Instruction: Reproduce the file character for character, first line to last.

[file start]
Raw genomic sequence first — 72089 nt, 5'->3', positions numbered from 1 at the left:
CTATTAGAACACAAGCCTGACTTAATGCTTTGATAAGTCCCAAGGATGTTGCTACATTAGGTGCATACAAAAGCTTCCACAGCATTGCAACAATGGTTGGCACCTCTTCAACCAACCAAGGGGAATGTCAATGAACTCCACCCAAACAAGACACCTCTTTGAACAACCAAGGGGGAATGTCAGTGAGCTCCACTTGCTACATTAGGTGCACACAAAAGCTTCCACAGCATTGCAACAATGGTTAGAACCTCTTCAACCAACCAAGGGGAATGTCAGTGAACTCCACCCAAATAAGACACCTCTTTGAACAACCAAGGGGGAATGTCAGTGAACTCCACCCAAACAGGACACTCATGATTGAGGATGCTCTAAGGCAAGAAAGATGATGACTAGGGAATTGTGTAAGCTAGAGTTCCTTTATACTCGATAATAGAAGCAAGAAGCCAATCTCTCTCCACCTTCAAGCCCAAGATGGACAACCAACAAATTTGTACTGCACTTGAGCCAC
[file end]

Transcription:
Raw genomic sequence first — 72089 nt, 5'->3', positions numbered from 1 at the left:
CTATTAGAACACAAGCCTGACTTAATGCTTTGATAAGTCCCAAGGATGTTGCTACATTAGGTGCATACAAAAGCTTCCACAGCATTGCAACAATGGTTGGCACCTCTTCAACCAACCAAGGGGAATGTCAATGAACTCCACCCAAACAAGACACCTCTTTGAACAACCAAGGGGGAATGTCAGTGAGCTCCACTTGCTACATTAGGTGCACACAAAAGCTTCCACAGCATTGCAACAATGGTTAGAACCTCTTCAACCAACCAAGGGGAATGTCAGTGAACTCCACCCAAATAAGACACCTCTTTGAACAACCAAGGGGGAATGTCAGTGAACTCCACCCAAACAGGACACTCATGATTGAGGATGCTCTAAGGCAAGAAAGATGATGACTAGGGAATTGTGTAAGCTAGAGTTCCTTTATACTCGATAATAGAAGCAAGAAGCCAATCTCTCTCCACCTTCAAGCCCAAGATGGACAACCAACAAATTTGTACTGCACTTGAGCCAC